36. Randy: That’s where the public fail to grasp the “true cost” of posting. The “price on the package” is only one tiny part of the issue. Suitable packaging, packing slip, labels, printer ink, time to pick and pack all cost money. Even if all sellers got free stamps and envelopes from Royal Mail, the item doesn’t jump into the envelope under it’s own steam. It doesn’t find it’s way into the relevant sack or catch the bus to the Post Office/sorting office either. Whichever way you slice it, getting an item to a customer is more than the face value of a stamp.
    It’s true what Chris said earlier that we are all in the same boat concerning p&p charges v buyer perception. But I think ebay may use buyer’s knowlege gap to ensure more sellers stick more £ on selling prices and so get more from us in the way of FVF’s. Crafty.

  37. Louise, you are absolutely correct. It is much more than just the postage but unfortunately the buyers perception is the only thing that counts, because they are the one rating the purchase.

    We got around it by not showing in postage amount.

  38. PPI is a good way of hiding the cost of postage and of course offers lower postage prices to sellers

  39. Randy: it would be interesting to do some experiments to find the level at which “more than stamp price” becomes unacceptable to eBay buyers. I’m sure that the majority of them don’t expect to pay *exactly* the stamp price; but (as for your example) £2 for packaging and handling seems a little steep to me.

    I often see people recommending not showing the postage price on packages: that goes counter-intuitively to me. I recently bought a thing from eBay where I was convinced that the seller’s £6 postage price was WAY inflated, but thought I’d wait and see what was on the package. Yes, it was a sticker without a price. There was nothing on their package to justify the £6, so I was left with my lingering feeling that I’ve been ripped off by them. Won’t be shopping there again.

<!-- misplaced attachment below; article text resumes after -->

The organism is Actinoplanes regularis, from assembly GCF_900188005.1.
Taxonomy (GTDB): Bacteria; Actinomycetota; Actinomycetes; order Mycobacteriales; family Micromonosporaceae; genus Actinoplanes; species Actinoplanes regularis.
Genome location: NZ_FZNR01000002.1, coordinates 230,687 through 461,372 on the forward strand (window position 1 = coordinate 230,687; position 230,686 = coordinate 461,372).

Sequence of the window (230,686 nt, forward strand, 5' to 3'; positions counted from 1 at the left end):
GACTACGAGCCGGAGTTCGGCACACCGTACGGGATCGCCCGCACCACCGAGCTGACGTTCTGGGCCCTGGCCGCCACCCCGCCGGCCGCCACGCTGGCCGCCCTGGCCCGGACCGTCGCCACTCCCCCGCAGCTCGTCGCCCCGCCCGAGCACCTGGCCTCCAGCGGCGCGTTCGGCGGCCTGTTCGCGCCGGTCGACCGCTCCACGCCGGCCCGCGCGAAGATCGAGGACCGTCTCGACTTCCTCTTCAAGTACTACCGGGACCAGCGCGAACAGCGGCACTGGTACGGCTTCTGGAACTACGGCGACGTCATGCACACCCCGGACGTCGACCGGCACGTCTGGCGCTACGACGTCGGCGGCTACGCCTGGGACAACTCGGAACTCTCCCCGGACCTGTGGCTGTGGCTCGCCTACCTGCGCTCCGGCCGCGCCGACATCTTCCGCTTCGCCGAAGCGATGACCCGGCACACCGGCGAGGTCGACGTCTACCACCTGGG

40. I tinkered with the postage prices on an account which sells small items & have come away charging more than before – and more than the average postage price for the same item – with my DSR’s unaffected.

    I think the reason is partly transparency, partly delivering in all other areas. If, say, an items’ condition is not up to a buyers’ expectations, they will do their upmost to pick holes in other areas.

  41. “I am sure people may think I am being unfair, but if you don’t have 100 sales in a month, then you are not a Powerseller and can’t expect the volume discounts offered to people who are…”

    Actually I wasn’t really whingeing about not getting the volume discounts, what I was really getting at is that just at the point that ebay have made it more difficult for me to sell stuff (reduced visibility mainly), they also bring out more incentives which are only available to Powersellers. It really isn’t that level playing field any more. Smaller sellers like me are now finding it harder and harder to compete with the big boys. And yet I think I’m a good reliable seller, I do everything I can to help the buyers and I have good DSR stars. Is there a future for smaller sellers like me here? I don’t know.

  42. Hi Kate, there’s always going to be room for small sellers regardless of what some may say. One thing in your (and my) favour as a smaller seller is the ability to adapt and change much faster than larger companies. As soon as a company invests in premises, staff, large stock inventories etc they’re less nimble and less able to react to change and that’s where we small guys can win 🙂